Ariake no Wakare was thought to be a lost tale, but its unique manuscript was rediscovered in the early 1950s. Thirteenth-century references and internal evidence suggest a date of composition in the 1190s by an author in Teika's circle, and attest to Ariake's prominence in the thirteenth-century prose fiction canon. Thematically, it is virtually a 'summa' of previous monogatari themes woven together with remarkable dexterity and often startling originality. The term giko monogatari, 'pseudo-classical tales,' widely used to describe such late Heian and Kamakura period tales, and the associated style term gikobun, turn out to be Meiji era coinages with originally much wider and less pejorative connotations - a change perhaps related to contemporary language debates that valorized vernacular writing styles. The use of respect language and narrative asides, and the interaction between the narration and the plot, evokes a narrator with a distinct point of view, and suggest she may be the lady-in-waiting Jiju, making the text more explicitly autobiographical, and perhaps accounting for aspects of the narrative structure. Statistical information about Ariake, and analysis of respect language and certain fields of the lexicon reveal that Ariake is linguistically much closer to the Genji than are the few other giko monogatari for which information is available, but there are also a few very marked differences. Similar analysis of other giko monogatari would clarify whether these differences are characteristic of the subgenre or peculiar to Ariake no Wakare. Ariake no Wakare critiques male behaviour in courtship and marriage, and explores female-to-male crossdressing; the male gaze (kaimami); incestuous sexual abuse; both male and female same-sex and same-gender love; spirit possession in a context of marriage, pregnancy, and rival female desires, and other instances of the conspicuously gendered supernatural; and the gendered significance of genealogy. The treatment of gender roles and sexuality focuses on the interaction of performance skill and innate ability or inclination, and presents the mysterious beauty of the ambiguously gendered and liminally human, while genealogy is celebrated as privileged female knowledge. The text simultaneously invites and resists modern modes of reading. Rather than merely imitative, Ariake's treatment of familiar elements with changed contexts and interpretations produces both nostalgia and novelty. / Arts, Faculty of / Asian Studies, Department of / Graduate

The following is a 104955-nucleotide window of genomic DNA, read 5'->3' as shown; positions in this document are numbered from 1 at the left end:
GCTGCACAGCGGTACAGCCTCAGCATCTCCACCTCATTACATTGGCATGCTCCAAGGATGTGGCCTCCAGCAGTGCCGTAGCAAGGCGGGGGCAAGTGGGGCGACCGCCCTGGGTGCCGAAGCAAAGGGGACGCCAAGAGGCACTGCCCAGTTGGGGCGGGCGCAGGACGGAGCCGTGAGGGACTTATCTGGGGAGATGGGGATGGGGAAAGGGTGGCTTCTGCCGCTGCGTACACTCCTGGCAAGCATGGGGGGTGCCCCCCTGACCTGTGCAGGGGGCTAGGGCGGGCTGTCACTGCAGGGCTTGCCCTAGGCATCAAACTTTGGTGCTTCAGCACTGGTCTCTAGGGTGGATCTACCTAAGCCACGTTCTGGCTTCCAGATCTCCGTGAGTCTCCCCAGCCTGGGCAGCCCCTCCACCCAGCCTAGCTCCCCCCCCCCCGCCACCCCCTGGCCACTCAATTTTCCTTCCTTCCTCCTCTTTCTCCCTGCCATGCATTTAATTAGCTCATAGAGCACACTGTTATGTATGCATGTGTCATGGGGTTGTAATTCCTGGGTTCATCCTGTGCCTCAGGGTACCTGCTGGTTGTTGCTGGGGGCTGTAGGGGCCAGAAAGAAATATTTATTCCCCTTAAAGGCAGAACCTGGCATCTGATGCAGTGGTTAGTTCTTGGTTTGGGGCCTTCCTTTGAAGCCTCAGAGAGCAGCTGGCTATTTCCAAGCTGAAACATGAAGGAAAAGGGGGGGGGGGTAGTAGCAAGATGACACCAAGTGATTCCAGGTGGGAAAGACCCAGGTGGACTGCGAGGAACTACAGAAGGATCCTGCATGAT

Augustine, Cilicia Senta
29 October 2008
M.A. / This research study was undertaken from a social constructionist perspective. It aims to explore the impact of the emergence of female equality on the South African Male identity. Specifically the researcher tried to investigate how men from different racial and cultural groups cope with changes brought about by the new democracy and gender equality. The first part of the dissertation consists of a review of the literature on the shift from modernism to postmodernism. It includes postmodernist ideas on language, meaning, narrative and the social construction of gender as well as identity. The literature study further provides an overview of the different feminisms. Male identity is then reviewed highlighting the different factors that contribute to its formation, maintenance, as well as its expression in the South African context. In line with the researcher’s epistemology, the methodology was qualitative in nature and semi-structured interviews were used. The narratives of the participants were subjected to a thematic analysis. The significant themes that emerged from the analysis are presented in the results chapter. It is evident from the narratives of the research participants that some males are experiencing difficulty in trying to adapt to the emerging female conscience. It has also been noted that although men are now taking on a greater childcaring role and placing more emphasis on relationships such change seems to be occurring on a very small scale. The slow change in gender roles can be attributed to the normative structure of the patriarchal cultures in South Africa that make role change difficult. The results are thus discussed in light of the literature study as well as the South African context. Finally a conclusion is offered together with the reflections of the researcher and a discussion of the limitations of the study. Lastly recommendations are made in the hope that it would help psychologists, sociologists and lawmakers’ work towards a better understanding of men’s position in society and their fears. It is only through understanding both sides that one can facilitate better gender relationships. / Ms. Brenda Radebe
Rhetoric, gender, weakness, and shame : Paul's somatic self-presentation in the Corinthian correspondenceChristiansen, Daniel L. January 2015 (has links)